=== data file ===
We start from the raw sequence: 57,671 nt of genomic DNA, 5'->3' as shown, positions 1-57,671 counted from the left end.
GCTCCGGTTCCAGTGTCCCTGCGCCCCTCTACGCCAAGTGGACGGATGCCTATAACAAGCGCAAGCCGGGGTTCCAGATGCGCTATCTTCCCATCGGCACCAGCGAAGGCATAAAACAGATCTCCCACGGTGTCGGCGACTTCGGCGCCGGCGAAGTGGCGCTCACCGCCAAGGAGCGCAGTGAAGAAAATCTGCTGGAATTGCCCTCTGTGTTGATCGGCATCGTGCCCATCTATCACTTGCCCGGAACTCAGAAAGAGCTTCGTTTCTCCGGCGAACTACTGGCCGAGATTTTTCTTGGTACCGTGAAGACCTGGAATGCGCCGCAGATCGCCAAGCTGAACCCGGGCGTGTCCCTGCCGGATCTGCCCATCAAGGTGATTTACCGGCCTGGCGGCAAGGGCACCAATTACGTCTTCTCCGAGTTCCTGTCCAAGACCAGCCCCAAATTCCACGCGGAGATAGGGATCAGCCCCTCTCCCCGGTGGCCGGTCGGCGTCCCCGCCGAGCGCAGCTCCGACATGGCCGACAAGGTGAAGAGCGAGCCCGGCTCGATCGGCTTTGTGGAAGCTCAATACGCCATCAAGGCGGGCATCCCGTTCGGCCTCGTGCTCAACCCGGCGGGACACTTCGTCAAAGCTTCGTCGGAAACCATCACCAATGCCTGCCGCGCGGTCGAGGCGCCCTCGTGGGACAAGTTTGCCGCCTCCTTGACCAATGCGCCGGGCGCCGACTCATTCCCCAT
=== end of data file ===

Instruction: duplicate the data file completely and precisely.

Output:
We start from the raw sequence: 57,671 nt of genomic DNA, 5'->3' as shown, positions 1-57,671 counted from the left end.
GCTCCGGTTCCAGTGTCCCTGCGCCCCTCTACGCCAAGTGGACGGATGCCTATAACAAGCGCAAGCCGGGGTTCCAGATGCGCTATCTTCCCATCGGCACCAGCGAAGGCATAAAACAGATCTCCCACGGTGTCGGCGACTTCGGCGCCGGCGAAGTGGCGCTCACCGCCAAGGAGCGCAGTGAAGAAAATCTGCTGGAATTGCCCTCTGTGTTGATCGGCATCGTGCCCATCTATCACTTGCCCGGAACTCAGAAAGAGCTTCGTTTCTCCGGCGAACTACTGGCCGAGATTTTTCTTGGTACCGTGAAGACCTGGAATGCGCCGCAGATCGCCAAGCTGAACCCGGGCGTGTCCCTGCCGGATCTGCCCATCAAGGTGATTTACCGGCCTGGCGGCAAGGGCACCAATTACGTCTTCTCCGAGTTCCTGTCCAAGACCAGCCCCAAATTCCACGCGGAGATAGGGATCAGCCCCTCTCCCCGGTGGCCGGTCGGCGTCCCCGCCGAGCGCAGCTCCGACATGGCCGACAAGGTGAAGAGCGAGCCCGGCTCGATCGGCTTTGTGGAAGCTCAATACGCCATCAAGGCGGGCATCCCGTTCGGCCTCGTGCTCAACCCGGCGGGACACTTCGTCAAAGCTTCGTCGGAAACCATCACCAATGCCTGCCGCGCGGTCGAGGCGCCCTCGTGGGACAAGTTTGCCGCCTCCTTGACCAATGCGCCGGGCGCCGACTCATTCCCCAT